We recently provided thoughts on Tim Lindstrom’s article in the Summer 2015 issue of Saving Land, relating to that article’s discussion of donations by syndicated partnerships. This is a follow up response that concerns the article’s discussion of a land trust’s role in the valuation of an easement and execution of the Form 8283. The valuation/8283 issue has been discussed at length at Rally in years past, but seems very timely considering comments by IRS that regulations are now contemplated that would place specific responsibilities upon land trusts signing the Form 8283 relating to valuation of the easement donation.
The current Form 8283 expressly negates any responsibility of the land trust concerning the value placed on the easement. The Form requires only an acknowledgement that the land trust is a qualified organization and that it received the property. It states: “This acknowledgement does not represent agreement with the claimed fair market value.” Neither the Instructions for the Form nor the regulations provide further illumination.
IRS certainly would welcome assistance in policing easement donation deductions. But the idea that a land trust should have a specific responsibility to provide policing assistance for fair market value raises serious problems. Most obvious is the lack of valuation expertise within most land trust organizations. Staffing up to provide that expertise would be expensive. Acquiring a second opinion of the taxpayer’s appraisal, while possible, is also expensive. Having the taxpayer provide or pay for a second opinion suggests issues with independence and fiduciary duty. If the concern about the deduction arises from the structure of the donor entity (e.g., a syndicated partnership), additional expertise in complex tax law would be required to make appropriate evaluation. Congress clearly assigned to land trusts the role of gatekeeper relating to conservation values and purpose, and not over appraisals of fair market value.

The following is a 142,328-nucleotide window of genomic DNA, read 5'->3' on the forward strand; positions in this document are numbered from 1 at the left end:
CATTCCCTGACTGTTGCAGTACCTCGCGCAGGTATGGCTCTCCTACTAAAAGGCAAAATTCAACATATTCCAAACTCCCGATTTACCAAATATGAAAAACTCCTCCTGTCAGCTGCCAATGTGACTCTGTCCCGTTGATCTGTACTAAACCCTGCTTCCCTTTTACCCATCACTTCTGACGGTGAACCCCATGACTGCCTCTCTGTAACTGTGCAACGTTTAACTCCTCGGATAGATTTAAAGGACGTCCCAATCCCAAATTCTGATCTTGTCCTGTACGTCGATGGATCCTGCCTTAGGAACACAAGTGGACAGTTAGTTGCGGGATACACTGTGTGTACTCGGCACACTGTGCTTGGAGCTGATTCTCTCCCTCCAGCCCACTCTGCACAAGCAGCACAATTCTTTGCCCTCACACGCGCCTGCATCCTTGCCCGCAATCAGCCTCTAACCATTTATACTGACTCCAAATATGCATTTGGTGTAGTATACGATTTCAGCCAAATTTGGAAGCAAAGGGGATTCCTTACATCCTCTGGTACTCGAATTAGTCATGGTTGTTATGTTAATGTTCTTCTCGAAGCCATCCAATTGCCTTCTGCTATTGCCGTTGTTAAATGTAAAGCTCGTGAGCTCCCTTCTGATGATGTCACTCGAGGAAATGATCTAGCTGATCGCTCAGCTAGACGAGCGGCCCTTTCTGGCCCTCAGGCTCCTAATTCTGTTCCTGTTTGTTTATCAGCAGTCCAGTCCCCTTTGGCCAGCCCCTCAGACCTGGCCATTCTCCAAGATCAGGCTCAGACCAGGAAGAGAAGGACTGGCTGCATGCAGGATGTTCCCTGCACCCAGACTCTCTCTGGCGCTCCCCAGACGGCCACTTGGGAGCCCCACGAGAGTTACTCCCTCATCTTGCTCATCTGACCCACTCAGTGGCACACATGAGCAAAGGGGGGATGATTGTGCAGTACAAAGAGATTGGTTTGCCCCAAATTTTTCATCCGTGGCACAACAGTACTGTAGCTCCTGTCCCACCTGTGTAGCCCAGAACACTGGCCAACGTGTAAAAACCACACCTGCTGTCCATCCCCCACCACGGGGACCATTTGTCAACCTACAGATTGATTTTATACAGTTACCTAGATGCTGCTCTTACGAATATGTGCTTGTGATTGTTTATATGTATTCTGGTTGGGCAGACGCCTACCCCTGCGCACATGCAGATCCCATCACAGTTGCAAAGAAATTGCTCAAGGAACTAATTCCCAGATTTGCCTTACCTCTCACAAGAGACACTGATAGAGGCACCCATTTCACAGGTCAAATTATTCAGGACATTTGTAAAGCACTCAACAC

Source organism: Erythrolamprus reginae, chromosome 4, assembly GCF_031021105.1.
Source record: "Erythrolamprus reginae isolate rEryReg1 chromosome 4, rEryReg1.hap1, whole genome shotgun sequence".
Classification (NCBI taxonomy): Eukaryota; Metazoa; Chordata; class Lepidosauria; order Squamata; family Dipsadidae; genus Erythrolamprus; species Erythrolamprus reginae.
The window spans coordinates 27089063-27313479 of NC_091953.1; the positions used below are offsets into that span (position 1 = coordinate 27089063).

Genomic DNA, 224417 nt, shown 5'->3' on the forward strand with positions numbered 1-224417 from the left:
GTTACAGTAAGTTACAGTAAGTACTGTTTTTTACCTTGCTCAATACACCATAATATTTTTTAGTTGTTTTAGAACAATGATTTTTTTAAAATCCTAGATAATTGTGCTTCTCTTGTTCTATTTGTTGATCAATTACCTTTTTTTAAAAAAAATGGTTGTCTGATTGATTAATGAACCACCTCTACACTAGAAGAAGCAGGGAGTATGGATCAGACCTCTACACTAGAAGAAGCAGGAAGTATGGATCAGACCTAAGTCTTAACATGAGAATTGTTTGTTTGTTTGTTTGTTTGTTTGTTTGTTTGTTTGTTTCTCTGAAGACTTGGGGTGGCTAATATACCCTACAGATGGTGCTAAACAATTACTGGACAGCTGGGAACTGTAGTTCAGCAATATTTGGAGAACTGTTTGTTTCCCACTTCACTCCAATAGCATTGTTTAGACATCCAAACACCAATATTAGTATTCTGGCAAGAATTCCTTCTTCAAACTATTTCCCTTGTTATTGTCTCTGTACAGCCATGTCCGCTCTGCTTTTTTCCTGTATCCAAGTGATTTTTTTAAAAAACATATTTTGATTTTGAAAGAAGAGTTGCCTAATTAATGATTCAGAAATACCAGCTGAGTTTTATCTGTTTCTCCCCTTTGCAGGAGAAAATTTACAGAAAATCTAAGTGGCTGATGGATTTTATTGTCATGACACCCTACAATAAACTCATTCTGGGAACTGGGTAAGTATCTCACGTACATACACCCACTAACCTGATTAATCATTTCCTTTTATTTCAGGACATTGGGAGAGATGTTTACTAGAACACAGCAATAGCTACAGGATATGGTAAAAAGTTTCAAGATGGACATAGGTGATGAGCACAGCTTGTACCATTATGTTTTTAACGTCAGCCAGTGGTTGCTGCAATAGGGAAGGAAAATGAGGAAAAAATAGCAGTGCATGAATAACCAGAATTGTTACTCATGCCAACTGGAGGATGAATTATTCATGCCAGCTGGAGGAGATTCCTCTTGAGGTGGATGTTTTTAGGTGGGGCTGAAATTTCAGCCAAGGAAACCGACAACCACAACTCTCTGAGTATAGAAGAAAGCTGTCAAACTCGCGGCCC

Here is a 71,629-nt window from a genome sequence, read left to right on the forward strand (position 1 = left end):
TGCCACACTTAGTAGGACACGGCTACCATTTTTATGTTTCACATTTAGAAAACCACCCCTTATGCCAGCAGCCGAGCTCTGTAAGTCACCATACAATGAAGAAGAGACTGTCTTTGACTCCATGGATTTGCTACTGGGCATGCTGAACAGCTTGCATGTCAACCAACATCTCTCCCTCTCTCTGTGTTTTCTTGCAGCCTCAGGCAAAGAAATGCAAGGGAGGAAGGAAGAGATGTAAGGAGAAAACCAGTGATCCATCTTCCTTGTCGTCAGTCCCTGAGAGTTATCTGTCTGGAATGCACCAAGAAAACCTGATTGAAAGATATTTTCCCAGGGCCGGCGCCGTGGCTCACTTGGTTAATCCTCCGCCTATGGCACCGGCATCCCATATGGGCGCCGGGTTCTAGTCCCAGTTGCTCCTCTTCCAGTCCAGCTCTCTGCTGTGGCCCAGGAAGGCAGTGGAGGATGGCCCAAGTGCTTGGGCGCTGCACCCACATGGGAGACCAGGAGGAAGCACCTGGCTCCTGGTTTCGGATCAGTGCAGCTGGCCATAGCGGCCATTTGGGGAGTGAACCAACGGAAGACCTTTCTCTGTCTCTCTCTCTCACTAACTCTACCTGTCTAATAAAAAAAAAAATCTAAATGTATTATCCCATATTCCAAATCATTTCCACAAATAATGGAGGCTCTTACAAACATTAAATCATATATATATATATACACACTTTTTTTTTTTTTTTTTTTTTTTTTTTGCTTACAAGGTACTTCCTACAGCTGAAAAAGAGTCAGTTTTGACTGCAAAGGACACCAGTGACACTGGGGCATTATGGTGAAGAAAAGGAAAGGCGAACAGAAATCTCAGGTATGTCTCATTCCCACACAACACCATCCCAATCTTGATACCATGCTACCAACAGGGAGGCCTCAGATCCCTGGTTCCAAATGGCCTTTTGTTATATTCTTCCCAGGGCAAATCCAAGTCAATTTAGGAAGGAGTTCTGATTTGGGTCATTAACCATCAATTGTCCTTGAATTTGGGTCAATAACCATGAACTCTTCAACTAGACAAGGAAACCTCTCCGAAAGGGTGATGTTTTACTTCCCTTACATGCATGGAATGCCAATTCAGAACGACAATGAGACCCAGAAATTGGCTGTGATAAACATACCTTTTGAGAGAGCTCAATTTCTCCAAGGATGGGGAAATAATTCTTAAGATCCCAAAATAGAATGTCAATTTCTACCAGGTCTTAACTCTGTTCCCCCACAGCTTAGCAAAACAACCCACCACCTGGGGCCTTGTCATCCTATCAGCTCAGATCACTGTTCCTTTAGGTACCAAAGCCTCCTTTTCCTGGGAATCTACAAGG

No one thinks a land trust should participate knowingly in a fraudulent scheme. Land trusts should encourage compliant behavior and provide resources to donors to aid in compliance. However, the suggestion in the article that a land trust undertake evaluation and due diligence concerning various appraisal, tax and legal issues is impractical and inappropriate. Impractical because of the degree of expertise and investigation required (e.g., distinguishing an improper syndication from a legitimate partnership). Inappropriate because the role suggested is well beyond that imposed by Congress and threatens the fundamental relationship between donor and donee. It is unreasonable to expect land trusts to perform technical evaluation within the role of IRS, especially when IRS is well-suited and well-staffed to perform the evaluation itself.
Fundamentally, land trusts acting as auxiliary policemen places them in unfamiliar roles, strains relationships with donors, and potentially leads to lawsuits, adverse publicity, and a decline in good conservation donations. The sequence of donation transactions is instructive. A donor offers the easement, and the land trust accepts. The donation is executed before year-end. The Form 8283 is prepared and filed with tax returns around April of the next year. Appraisals are sometimes done prior to the donation, but more often are done afterward. Many donations are made near year end, in which case appraisals are more like to be completed the next year.
The typical result: The land trust accepts and receives the easement before the appraisal is prepared. When the land trust reviews the appraisal, the easement is in place and cannot be rescinded. Generally, the taxpayer’s deduction is dependent upon a fully executed Form 8283. If, at that point, the land trust has qualms about signing the Form 8283, the donor’s deduction is imperiled but the donor cannot rescind the easement to achieve, at least, status quo ante. An impasse will be ripe for recrimination and probably litigation. While we all love our lawyers, does anyone really welcome being placed in this position?
Congress created the role of the land trust under Section 170(h) and expressed confidence that land trusts would do their job. But Congress did not contemplate the role expanding into the realm of appraisals, much less that of auxiliary IRS auditors. None of the recent legislation involving substantiation of donations, qualified appraisals, etc., has suggested any expansion by Congress of the land trust’s role in those areas. Expansion of the role by IRS in the manner suggested is a bridge too far.